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2016 marks the fifteenth anniversary of the 9/11 terror attacks, in which almost 4,000 people lost their lives. 9/11 didn’t only change New York, Washington DC or Pennsylvania; it changed the whole world. Muslims are perhaps the people who felt the backlash the most. On September 11th 2016, family members, officials and dignitaries will observe a moment of silence, again, for those who died. But how do western people view and Muslims? What about the Muslims themselves: are the different communities coming closer to each other, or are they driven apart more than ever?

When dealing with a subject as delicate as Islamophobia, it’s important to realize the sincerity that numbers can display. Islamophobia can be viewed as a mere feeling of distrust or the victimizing of one’s self. There have even been voices declaring Islamophobia to be an invented phenomenon by Muslims (Huffington) themselves and their respective organizations.

While looking at the facts, we see a different perspective. Take for example the Republican Preliminaries that were held as recent as 2016. Numbers showed that more than 60% of the voters (Fusion) in the researched states (Florida, Illinois, North-Carolina, Missouri, Ohio, Alabama, Arkansas, Tennessee, Texas and Virginia) supported a ban on non-U.S. citizens who are Muslim entering the United States.

American views

One might argue that these numbers reflect a certain demographic. Just some Alabama farmers wishing for the old days, when the Confederate Flag was raised high in the sky and people could call a grown black male ‘boy’. But that’s too easy and maybe romanticising the truth a bit. How do the general American public think about Muslims?

Jews, Catholics and evangelical Christians are viewed warmly by the American public. When asked to rate each group (Pew Research) on a “feeling thermometer” ranging from 0 to 100 – where 0 reflects the coldest, most negative possible rating and 100 the warmest, most positive rating – all three groups receive an average rating of 60 or higher (63 for Jews, 62 for Catholics and 61 for evangelical Christians). And 44% of the public rates all three groups in the warmest part of the scale (67 or higher).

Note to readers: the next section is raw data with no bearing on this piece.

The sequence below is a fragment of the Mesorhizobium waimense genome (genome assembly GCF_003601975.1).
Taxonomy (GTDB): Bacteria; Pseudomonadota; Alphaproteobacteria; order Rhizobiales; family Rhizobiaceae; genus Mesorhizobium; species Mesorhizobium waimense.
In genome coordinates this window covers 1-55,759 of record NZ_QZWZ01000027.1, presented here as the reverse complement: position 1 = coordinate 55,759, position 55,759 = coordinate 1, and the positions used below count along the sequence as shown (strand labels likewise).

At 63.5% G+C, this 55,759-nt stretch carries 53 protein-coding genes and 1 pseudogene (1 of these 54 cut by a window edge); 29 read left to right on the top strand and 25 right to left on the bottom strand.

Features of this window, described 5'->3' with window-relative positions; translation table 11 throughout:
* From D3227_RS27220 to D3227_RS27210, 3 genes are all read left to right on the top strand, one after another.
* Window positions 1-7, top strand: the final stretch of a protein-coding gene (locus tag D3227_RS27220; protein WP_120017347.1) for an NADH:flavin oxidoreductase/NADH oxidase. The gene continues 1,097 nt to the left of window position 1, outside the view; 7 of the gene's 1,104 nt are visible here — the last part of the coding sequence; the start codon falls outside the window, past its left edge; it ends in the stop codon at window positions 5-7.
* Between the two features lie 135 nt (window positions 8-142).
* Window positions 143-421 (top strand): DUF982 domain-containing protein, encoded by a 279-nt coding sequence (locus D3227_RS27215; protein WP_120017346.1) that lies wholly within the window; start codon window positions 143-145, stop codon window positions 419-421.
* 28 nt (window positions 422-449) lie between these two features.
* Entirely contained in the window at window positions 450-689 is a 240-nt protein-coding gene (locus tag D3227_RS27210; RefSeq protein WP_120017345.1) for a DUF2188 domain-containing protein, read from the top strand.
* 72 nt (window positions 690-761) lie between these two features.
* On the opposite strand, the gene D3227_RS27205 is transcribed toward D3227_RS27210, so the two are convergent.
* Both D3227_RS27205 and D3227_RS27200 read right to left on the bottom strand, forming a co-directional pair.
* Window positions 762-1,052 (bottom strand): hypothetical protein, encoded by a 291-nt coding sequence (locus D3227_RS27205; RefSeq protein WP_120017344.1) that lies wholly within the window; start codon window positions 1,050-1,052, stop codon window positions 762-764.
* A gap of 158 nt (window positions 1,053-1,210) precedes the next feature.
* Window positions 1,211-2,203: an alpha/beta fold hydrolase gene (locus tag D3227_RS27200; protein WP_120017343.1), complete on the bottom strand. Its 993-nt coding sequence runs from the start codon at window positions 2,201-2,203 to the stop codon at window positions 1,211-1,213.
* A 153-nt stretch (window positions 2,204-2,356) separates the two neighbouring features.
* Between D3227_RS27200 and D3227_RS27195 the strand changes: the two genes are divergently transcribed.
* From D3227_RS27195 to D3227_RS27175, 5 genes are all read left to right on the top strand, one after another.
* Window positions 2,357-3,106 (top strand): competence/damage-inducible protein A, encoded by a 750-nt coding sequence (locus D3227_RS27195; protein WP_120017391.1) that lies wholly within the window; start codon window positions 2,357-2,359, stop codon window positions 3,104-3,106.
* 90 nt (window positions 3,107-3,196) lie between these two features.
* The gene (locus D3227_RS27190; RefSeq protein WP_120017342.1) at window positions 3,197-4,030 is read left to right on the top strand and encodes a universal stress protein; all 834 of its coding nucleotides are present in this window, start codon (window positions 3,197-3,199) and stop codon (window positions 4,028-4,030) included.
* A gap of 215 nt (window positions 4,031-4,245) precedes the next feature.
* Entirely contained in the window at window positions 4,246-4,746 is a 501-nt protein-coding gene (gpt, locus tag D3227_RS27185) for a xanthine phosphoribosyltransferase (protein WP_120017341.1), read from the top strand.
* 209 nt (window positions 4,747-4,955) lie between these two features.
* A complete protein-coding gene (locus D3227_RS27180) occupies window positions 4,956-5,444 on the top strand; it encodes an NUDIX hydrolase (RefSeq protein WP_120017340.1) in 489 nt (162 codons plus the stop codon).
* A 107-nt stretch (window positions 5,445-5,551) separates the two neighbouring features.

Pew religious

Buddhists, Hindus and Mormons receive neutral ratings on average, ranging from 48 for Mormons to 53 for Buddhists. The public views atheists and Muslims more coldly; atheists receive an average rating of 41, and Muslims an average rating of 40. Fully 41% of the public rates Muslims in the coldest part of the thermometer (33 or below), and 40% rate atheists in the coldest part.

As you can see, the Muslim is not too popular. Even the atheist scores higher and generates a warmer feeling in the conservative religious Christian nation that is America. Even the researched groups add insult to injury:

While not scoring the lowest with everyone, you can’t really say the Muslims are winning a category. The American agnost is so kind to give the highest rating of 47, and the white evangelical is critical with his rating of 30, even beating the Jewish community in its negative view. And they say Jews and Muslims don’t like each other…

The World